The Crack-Up: A Nutcracker Marathon—Four in Two Days—Saw Balanchine Fare Less Than Well on TV

Keith Michael’s new New York Theatre Ballet version is enchanting

Mr. Wright’s Nutcracker becomes a colorful excuse for a conventional love story, turning its back on what we love so much in Balanchine: Christmas as seen and felt by children, for whom Sugarplum and her cavalier are ideal adult versions of themselves. There’s no subtext here, no universality. And unfortunately, the Sugarplum is danced by Miyako Yoshida, giving a dance-by-numbers performance with confident technique and no resonance. (Her partner is the estimable Steven McRae, appealing if half-hidden under his powdered wig.)

There are many other versions, of course. Mr. Ratmansky’s for ABT, now playing at BAM, makes big mistakes but has tremendous virtues, in particular its thrilling Snowflake scene, turned into an unsettling pas d’action. Mark Morris’s The Hard Nut is not to my taste in its bad-boy affect, but it’s original, and many love it. Mr. Wright, for all his ability, gives us a pretty and well-managed standard ballet that has everything but the imagination that Tchaikovsky provides and demands.

An appealing surprise turned up at the small but always intelligent and attractive New York Theatre Ballet at the Florence Gould Auditorium. Keith Michael has replaced his own Nutcracker, performed from 1985 to 2010, with a new version, and it’s a honey. On a tiny stage with a limited number of dancers—the Snowflakes, for instance, are just four girls and two boys—he has made an hour-plus mini-ballet intended primarily for little kids but equally enchanting for ancients like me. It’s completely ingenious the way he deploys the pretty cut-out scenery (by Gillian Bradshaw-Smith) and the equally charming costumes (by Sylvia Taalson Nolan), and it’s extraordinary the way he achieves so much with so small an ensemble. What’s more, the choreography is musical and inventive—and fun. These are committed dancers, as much at home in this classic as they were in Tudor, Cunningham and Alston the last time I saw the company.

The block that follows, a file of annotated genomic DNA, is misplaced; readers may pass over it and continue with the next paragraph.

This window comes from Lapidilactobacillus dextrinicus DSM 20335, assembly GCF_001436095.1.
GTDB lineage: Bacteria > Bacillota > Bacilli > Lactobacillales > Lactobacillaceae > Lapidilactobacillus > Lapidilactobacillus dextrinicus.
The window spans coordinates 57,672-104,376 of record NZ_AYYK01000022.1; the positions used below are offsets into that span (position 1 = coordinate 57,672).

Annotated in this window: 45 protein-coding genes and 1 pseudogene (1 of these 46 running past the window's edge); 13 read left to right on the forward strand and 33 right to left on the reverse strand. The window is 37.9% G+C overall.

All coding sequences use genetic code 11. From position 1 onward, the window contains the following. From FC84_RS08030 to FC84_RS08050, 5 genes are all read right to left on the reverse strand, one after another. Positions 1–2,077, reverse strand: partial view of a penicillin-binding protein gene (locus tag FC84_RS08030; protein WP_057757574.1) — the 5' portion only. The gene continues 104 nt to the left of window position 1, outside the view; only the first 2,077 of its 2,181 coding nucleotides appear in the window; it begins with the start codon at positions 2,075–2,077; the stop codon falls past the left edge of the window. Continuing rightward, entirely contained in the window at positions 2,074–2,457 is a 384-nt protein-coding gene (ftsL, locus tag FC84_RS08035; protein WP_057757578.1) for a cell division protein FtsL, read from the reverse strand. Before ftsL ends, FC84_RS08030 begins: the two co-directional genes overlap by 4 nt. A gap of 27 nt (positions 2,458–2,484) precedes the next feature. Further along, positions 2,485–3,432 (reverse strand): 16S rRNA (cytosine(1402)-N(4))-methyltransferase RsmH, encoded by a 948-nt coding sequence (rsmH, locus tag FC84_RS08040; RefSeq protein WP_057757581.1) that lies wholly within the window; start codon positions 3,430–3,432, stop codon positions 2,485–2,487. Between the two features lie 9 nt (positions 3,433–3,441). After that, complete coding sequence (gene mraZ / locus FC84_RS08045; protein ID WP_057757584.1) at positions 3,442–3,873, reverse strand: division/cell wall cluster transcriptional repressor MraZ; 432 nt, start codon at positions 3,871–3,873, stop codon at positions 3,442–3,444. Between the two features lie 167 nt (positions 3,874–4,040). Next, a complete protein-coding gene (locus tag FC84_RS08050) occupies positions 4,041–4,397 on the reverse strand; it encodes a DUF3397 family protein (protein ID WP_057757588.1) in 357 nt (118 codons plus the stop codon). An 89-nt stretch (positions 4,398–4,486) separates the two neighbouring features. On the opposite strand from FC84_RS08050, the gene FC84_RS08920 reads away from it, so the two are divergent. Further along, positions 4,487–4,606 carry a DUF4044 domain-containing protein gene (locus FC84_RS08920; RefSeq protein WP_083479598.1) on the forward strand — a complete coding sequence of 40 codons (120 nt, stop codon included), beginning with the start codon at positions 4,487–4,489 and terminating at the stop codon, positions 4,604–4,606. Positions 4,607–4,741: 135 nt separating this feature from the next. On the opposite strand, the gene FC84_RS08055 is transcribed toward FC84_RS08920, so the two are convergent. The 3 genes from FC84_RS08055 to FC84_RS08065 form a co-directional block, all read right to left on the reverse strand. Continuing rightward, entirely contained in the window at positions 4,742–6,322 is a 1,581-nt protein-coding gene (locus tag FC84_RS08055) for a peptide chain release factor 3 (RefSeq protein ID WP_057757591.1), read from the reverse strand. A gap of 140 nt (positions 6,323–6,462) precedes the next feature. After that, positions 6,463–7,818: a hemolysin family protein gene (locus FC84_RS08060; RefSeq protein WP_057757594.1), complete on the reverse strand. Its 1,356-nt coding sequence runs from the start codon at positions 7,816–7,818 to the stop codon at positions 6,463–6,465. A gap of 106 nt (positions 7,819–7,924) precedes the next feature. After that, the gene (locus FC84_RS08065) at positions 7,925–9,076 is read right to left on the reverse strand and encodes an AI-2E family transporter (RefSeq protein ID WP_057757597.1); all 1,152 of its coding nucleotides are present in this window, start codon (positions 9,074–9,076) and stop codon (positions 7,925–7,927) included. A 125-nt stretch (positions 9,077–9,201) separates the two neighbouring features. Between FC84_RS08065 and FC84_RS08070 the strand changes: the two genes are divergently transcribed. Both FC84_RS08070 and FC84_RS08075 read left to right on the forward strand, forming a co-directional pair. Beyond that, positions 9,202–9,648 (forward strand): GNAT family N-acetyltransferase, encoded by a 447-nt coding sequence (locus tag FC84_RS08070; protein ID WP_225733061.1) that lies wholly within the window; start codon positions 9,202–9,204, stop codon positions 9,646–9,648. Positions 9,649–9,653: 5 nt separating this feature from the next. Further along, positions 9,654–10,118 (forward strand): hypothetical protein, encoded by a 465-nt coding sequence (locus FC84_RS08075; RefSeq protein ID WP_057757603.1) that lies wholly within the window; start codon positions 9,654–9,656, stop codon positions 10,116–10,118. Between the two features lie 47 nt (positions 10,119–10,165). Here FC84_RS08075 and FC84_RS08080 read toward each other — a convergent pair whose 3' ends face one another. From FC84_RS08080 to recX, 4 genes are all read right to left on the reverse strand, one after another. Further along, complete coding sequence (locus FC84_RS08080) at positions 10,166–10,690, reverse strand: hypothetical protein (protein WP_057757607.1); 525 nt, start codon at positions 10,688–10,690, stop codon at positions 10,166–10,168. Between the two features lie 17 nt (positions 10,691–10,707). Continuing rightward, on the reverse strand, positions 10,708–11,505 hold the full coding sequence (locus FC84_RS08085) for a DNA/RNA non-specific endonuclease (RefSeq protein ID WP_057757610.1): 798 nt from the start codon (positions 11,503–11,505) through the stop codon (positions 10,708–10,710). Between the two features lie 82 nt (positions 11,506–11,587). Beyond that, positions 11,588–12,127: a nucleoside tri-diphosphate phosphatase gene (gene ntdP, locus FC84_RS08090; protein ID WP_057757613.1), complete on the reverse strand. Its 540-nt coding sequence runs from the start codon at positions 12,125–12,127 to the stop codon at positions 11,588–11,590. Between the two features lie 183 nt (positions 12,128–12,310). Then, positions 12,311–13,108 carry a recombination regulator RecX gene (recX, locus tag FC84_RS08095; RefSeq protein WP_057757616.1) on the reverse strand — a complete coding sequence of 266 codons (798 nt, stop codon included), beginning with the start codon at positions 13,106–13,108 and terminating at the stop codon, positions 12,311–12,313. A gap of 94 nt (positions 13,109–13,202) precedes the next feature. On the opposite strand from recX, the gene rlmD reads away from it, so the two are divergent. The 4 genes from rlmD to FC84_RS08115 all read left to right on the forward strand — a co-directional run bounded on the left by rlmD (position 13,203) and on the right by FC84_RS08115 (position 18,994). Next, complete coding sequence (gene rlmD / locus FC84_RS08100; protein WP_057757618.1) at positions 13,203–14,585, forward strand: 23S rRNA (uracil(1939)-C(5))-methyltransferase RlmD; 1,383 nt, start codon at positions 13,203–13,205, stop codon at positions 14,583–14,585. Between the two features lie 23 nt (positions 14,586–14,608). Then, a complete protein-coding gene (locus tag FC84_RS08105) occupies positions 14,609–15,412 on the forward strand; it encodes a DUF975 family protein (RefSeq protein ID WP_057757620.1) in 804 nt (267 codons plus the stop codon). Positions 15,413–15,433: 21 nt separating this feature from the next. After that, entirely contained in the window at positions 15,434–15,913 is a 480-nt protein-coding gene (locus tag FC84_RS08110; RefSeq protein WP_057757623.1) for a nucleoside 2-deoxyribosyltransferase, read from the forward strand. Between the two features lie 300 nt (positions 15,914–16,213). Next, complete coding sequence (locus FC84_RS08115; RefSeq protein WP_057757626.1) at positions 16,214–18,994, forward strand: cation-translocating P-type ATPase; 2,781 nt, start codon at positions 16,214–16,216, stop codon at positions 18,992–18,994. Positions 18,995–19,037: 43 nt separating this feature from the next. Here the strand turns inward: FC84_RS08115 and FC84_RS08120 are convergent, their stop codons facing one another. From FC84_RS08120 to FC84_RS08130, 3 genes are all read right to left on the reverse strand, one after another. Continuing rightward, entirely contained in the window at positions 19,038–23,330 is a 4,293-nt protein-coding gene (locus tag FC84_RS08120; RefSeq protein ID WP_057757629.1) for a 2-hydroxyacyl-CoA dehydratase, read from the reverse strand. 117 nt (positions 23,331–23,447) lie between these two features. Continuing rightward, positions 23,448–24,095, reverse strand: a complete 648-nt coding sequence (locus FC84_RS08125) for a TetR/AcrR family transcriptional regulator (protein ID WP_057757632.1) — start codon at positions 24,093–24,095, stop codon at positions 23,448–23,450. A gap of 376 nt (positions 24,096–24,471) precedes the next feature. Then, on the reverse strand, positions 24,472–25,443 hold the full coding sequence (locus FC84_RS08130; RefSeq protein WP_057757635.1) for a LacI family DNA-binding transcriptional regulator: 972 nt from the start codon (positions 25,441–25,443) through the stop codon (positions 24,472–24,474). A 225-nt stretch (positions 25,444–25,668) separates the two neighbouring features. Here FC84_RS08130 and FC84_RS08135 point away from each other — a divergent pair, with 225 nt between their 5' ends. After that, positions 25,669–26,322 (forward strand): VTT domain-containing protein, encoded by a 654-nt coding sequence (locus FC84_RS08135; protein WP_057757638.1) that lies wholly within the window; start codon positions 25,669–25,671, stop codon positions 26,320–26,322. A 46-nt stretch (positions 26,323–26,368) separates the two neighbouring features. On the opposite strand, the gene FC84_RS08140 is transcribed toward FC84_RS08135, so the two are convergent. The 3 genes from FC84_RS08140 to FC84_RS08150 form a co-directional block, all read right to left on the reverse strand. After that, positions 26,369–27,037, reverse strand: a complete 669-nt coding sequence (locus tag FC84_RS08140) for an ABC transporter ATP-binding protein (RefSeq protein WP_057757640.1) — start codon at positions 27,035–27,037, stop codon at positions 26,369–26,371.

The atmosphere is relaxed and rowdy, the experience a happy one. Don’t forget this one at Nutcracker time next year!


The Crack-Up: A Nutcracker Marathon—Four in Two Days—Saw Balanchine Fare Less Than Well on TV